Injuries, Illnesses, and Fatalities

Fatal Occupational Injuries and Nonfatal Occupational Injuries and Illnesses, 2008

driving on rainy highway The Bureau of Labor Statistics (BLS, the Bureau) reports the number and frequency of work-related fatal injuries and nonfatal injuries and illnesses each year. The Bureau also provides detailed information on the circumstances of the injuries and illnesses and on the characteristics of the affected worker. These data come from two programs: the Census of Fatal Occupational Injuries (CFOI) and the Survey of Occupational Injuries and Illnesses (SOII).

The CFOI, administered by the Bureau in conjunction with the 50 States, the District of Columbia, and New York City, compiles detailed information on all work-related fatal injuries occurring in the United States. In an effort to compile counts that are as complete as possible, the CFOI uses diverse sources to identify, verify, and profile fatal work injuries. Source documents such as death certificates, news accounts, workers’ compensation reports, and Federal and State agency administrative records are cross-referenced to gather key information about each workplace fatality.

The SOII produces data on work-related nonfatal injuries and illnesses. These data identify the industrial, occupational, and worker groups having a relatively high risk of work-related injuries and illnesses. This survey is made possible through the cooperation of participating State agencies and nearly 200,000 business establishments that provide information on workplace injuries and illnesses to the Bureau. State agencies collect and verify most of the data provided. BLS field offices collect and verify data from nonparticipating States.

Two major enhancements are reflected in the data in this report. For the first time, national data on nonfatal injuries and illnesses are produced for government. Also for the first time, fatal injury rates are calculated on the basis of the number of hours worked rather than the number of days worked. The number of hours worked provides a more accurate picture of the risk experienced at work.

This report includes charts and text highlighting fatal injuries and nonfatal injuries and illnesses by industry, type of case, and case and worker characteristics. Supplementary data, such as injury and illness rates, broken down by detailed industry and establishment size, as well as data on factors to calculate relative standard errors for nonfatal injury and illness estimates can be accessed on the Internet at www.bls.gov/iif/. The online version of the Occupational Injuries and Illnesses Profiles System is found at http://data.bls.gov/GQT/servlet/InitialPage.

Supplementary data also are available from the Bureau at the following address:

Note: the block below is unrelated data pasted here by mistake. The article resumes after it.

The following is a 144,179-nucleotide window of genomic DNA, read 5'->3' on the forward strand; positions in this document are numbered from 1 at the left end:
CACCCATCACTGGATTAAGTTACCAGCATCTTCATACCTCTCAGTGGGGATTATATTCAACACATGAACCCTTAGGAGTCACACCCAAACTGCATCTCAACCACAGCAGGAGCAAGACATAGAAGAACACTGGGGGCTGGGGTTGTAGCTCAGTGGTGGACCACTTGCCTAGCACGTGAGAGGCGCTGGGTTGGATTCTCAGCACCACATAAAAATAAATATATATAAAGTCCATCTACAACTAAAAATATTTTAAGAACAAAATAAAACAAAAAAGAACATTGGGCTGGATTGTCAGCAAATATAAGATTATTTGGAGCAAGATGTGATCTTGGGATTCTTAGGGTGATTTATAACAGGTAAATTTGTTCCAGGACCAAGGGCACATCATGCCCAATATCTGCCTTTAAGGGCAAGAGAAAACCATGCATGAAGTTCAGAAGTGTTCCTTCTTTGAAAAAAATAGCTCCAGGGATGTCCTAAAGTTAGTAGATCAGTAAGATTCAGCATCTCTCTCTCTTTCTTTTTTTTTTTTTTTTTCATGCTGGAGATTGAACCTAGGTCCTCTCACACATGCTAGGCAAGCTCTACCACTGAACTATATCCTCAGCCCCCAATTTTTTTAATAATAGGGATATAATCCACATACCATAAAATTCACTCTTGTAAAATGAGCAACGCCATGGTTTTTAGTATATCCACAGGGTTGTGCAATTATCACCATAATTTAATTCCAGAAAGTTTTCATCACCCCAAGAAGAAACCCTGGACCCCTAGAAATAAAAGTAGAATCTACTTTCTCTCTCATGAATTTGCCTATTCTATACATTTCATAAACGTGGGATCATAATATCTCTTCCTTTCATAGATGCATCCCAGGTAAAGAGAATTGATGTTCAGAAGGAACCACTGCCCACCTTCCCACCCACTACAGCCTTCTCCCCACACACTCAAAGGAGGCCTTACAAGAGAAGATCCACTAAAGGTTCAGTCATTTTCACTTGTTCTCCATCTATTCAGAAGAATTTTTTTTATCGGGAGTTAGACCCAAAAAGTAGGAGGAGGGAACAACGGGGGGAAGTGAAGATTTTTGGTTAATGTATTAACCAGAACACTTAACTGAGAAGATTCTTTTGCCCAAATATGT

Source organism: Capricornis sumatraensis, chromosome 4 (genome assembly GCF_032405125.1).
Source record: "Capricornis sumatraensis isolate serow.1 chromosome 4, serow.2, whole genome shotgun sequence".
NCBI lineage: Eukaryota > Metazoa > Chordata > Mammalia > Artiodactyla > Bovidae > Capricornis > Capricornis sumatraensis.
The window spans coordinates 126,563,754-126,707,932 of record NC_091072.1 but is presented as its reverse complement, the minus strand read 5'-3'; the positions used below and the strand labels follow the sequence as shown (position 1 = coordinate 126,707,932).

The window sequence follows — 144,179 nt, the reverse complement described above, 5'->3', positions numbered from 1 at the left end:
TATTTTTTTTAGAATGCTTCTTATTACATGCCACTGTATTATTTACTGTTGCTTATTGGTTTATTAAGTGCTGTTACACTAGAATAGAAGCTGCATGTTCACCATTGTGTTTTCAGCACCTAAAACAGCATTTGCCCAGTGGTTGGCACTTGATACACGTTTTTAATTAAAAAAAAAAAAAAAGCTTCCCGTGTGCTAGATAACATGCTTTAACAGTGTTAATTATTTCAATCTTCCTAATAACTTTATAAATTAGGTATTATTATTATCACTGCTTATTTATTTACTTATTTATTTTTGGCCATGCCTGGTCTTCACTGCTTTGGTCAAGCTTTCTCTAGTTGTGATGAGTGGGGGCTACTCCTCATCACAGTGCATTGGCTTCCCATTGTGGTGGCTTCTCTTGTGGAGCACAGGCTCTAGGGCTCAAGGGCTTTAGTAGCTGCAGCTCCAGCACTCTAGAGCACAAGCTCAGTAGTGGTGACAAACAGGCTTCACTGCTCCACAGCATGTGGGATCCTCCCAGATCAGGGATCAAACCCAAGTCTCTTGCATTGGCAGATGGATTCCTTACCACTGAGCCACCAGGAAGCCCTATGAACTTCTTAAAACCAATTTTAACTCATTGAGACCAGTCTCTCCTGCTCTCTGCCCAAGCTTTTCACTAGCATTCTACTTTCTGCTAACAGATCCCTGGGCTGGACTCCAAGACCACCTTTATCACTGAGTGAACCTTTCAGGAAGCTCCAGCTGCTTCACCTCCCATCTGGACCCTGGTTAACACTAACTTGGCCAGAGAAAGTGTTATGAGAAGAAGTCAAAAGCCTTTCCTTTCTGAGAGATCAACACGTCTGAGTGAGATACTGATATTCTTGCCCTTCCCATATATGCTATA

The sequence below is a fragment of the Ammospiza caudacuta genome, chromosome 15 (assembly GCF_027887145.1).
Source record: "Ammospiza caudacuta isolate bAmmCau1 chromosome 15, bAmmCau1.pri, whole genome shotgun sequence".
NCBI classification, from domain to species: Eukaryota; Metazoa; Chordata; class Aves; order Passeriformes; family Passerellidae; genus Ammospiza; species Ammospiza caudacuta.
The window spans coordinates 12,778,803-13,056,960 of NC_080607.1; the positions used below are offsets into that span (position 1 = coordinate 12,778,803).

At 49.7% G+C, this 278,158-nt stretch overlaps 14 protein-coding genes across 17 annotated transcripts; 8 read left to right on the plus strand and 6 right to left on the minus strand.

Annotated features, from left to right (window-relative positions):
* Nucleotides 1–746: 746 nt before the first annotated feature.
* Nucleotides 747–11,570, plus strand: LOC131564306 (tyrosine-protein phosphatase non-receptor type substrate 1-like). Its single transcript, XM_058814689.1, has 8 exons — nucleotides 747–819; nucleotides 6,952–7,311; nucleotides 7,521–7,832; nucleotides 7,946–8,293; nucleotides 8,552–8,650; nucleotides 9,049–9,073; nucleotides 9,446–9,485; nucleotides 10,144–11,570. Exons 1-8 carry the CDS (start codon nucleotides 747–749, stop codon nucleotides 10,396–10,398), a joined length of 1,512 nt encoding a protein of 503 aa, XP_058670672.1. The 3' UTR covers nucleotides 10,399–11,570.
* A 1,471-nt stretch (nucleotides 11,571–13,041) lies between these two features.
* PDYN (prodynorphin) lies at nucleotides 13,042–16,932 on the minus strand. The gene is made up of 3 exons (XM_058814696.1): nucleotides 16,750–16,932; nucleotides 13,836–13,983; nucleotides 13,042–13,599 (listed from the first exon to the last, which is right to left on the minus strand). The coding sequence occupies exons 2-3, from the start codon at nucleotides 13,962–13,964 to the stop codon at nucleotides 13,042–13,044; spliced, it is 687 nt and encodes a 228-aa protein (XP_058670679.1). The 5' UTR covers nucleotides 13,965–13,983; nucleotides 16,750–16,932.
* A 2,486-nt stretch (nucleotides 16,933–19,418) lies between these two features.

Bureau of Labor Statistics
Office of Safety and Health Statistics
Room 3180
2 Massachusetts Avenue, NE.
Washington, DC 20212
(202) 691-6170
Fax: (202) 691-6196
Email: IIF Staff

Jim Rice, Jill Janocha, Andrew Marsh, and Luis Felipe Martínez, of the BLS Occupational Safety and Health Statistics program, prepared this report under the general direction of Katharine Newman. Production of the report was coordinated by Edith S. Baker of the Office of Publications and Special Studies under the management of William Parks II. Bruce Boyd, of the same office, designed and laid out the report. Many other organizations contributed to the success of the survey, including the participating State agencies that collected the data, the BLS regional offices that helped review and process them, and the BLS National Office of Field Operations, whose staff members oversaw survey processes in the State and regional offices. In addition, the BLS National Office of Technology and Survey Processing and the Statistical Methods Group of the BLS Office of Compensation and Working Conditions helped tabulate the data and performed quality control. The Bureau expresses its appreciation to the many employers who responded to the survey and without whose cooperation this report would not have been possible.

Material in this publication is in the public domain and, with appropriate credit, may be used without permission. The information is available to sensoryimpaired individuals upon request.

Voice phone: (202) 691–5200
Federal Relay Service: (800) 877–8339.



Charts

Fatal Occupational Injuries and Nonfatal Occupational Injuries and Illnesses, 2008 chart book (complete book as PDF, 2 MB)

Total injuries and illnesses

Industry

Injuries and illnesses

Occupations

Events

Gender, age, ethnicity, and region of worker

Musculoskeletal disorders

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Last Modified Date: May 20, 2011

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